The Free Southern Theater toured towns where there was a COFO project, places like Canton, Greenville, Meridian, and Hattiesburg. People on our staff worked with the COFO people in the towns we went to. Our housing, how things would be set up, what church we would perform in, publicity, all of these kinds of necessities were worked out between our staff, the local people, and the COFO volunteers in that particular town. COFO workers and local people helped us with advertising by handing out flyers. Young people from the town helped us unload the equipment, do the setup, then helped us take it down and load it onto the truck. Older people in these communities housed and fed us; they really took care of us.

In most of the communities we toured to, the local people had no conception of the conventions of the theater. Often people spoke to us from the audience during performances. During one tour we were doing a one-act that Gil Moses had written, and in that play my character, Dottie, is onstage trying to open a jar but can’t get it open. The husband character takes it, but he can open it either and gives it back to her. Dottie tries again. At that point, an older, slightly built man came right up on the stage from the audience and said, “I’ll help you,” took the jar, and opened it. It was so sweet and kind. Things like that happened all the time.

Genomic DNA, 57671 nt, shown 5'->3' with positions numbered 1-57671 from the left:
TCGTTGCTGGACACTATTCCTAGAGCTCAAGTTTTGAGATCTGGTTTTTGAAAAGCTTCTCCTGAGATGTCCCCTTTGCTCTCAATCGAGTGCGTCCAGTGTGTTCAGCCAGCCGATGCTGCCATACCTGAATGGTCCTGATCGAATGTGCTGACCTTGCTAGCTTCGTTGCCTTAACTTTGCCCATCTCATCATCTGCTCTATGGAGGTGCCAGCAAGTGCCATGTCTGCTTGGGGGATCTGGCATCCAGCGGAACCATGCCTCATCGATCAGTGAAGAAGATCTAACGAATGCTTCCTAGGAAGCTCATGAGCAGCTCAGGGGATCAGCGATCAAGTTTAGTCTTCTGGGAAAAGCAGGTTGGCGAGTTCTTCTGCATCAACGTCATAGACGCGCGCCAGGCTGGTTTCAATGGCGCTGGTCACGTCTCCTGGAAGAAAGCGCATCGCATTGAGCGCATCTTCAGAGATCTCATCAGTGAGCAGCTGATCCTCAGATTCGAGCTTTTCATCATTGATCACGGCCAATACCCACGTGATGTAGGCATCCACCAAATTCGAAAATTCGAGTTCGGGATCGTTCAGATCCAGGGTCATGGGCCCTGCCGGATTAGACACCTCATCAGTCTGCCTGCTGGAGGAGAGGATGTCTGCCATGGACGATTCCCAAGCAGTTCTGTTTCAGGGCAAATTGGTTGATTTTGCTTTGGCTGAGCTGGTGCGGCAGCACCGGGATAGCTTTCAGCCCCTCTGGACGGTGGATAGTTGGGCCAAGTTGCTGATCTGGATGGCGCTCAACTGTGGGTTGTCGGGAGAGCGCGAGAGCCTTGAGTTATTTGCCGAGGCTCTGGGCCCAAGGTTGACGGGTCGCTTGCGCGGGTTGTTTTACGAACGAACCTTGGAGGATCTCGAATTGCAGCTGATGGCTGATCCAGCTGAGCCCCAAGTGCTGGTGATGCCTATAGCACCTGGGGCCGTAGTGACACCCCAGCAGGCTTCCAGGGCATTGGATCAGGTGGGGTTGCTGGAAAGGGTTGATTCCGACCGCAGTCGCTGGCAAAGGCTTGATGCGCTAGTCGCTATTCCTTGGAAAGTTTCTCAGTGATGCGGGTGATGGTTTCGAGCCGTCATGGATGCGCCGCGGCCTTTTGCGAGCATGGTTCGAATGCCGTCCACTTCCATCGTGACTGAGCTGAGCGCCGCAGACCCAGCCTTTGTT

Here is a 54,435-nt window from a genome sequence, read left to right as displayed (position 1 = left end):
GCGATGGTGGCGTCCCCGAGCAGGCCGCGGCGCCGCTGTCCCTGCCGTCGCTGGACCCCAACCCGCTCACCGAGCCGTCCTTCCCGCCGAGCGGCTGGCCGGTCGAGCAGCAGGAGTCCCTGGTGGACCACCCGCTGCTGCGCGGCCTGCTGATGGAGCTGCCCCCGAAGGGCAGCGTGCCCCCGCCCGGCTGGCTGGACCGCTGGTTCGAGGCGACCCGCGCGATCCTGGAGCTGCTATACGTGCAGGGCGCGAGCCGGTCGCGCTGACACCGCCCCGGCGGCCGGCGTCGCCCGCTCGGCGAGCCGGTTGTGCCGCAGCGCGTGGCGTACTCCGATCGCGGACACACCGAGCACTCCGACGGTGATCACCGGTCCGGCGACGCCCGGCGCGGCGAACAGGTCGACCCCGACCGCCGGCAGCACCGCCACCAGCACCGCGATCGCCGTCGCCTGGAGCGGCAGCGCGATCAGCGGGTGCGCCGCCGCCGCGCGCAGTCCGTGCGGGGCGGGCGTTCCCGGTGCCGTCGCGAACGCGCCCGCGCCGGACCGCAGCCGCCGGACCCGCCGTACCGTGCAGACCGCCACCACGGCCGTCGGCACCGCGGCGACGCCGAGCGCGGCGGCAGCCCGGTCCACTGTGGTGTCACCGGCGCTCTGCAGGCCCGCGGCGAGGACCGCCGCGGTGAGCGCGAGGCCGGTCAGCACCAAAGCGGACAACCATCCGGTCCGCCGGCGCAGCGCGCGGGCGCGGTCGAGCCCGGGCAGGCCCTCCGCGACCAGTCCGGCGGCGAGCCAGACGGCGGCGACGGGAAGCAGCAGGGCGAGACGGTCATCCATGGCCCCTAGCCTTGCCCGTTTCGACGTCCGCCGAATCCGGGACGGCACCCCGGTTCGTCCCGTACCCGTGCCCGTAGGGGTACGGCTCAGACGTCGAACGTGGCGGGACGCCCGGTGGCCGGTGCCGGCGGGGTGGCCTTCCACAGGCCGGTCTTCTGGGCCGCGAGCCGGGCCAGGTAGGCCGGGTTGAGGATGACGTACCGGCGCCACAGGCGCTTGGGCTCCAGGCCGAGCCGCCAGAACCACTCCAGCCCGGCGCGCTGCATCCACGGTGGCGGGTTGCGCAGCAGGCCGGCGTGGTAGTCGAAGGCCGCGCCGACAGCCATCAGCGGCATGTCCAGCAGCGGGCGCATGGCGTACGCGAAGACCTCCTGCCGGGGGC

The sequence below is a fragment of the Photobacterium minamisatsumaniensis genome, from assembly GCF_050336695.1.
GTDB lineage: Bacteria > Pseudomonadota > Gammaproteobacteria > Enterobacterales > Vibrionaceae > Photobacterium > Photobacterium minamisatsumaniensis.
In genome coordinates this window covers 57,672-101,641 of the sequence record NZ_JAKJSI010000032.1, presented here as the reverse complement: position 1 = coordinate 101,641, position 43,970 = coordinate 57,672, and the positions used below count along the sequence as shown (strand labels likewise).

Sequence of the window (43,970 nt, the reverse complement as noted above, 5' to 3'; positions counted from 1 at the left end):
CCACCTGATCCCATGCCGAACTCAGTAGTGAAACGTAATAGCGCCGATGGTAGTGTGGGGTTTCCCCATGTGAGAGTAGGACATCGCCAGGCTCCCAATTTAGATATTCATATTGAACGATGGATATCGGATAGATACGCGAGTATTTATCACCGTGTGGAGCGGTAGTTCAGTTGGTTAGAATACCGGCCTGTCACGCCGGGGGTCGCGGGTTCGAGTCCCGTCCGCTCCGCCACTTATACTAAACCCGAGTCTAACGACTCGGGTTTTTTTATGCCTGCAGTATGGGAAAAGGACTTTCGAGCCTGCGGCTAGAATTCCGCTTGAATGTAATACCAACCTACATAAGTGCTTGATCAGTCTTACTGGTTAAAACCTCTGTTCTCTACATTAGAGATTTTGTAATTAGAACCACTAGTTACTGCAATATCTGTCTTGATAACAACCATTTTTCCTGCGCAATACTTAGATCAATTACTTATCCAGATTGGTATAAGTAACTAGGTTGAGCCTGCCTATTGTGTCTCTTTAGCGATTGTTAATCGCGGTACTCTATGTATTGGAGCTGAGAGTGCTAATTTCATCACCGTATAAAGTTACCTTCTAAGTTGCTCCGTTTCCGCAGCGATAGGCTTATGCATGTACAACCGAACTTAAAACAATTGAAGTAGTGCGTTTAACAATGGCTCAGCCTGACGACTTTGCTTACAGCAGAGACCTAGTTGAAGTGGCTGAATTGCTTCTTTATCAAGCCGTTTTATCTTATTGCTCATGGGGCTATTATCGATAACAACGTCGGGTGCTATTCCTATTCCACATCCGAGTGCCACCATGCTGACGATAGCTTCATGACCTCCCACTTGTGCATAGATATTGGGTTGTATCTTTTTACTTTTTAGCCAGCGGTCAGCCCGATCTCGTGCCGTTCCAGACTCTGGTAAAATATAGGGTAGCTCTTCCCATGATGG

People reacted with joy to our performances. They were happy to have us there and said so. I think it was all a part of the world opening to them, letting them know that we cared enough to come see about them. It was beautiful. It was beautiful to be in the place, to be there. We had discussions after all the performances, so people had an opportunity to voice what they got from the experience of the play and how it and we connected to their lives and how we connected to the political changes that were going on in the South. The theater, like literature, can be a tool of community, of illumination of the human condition.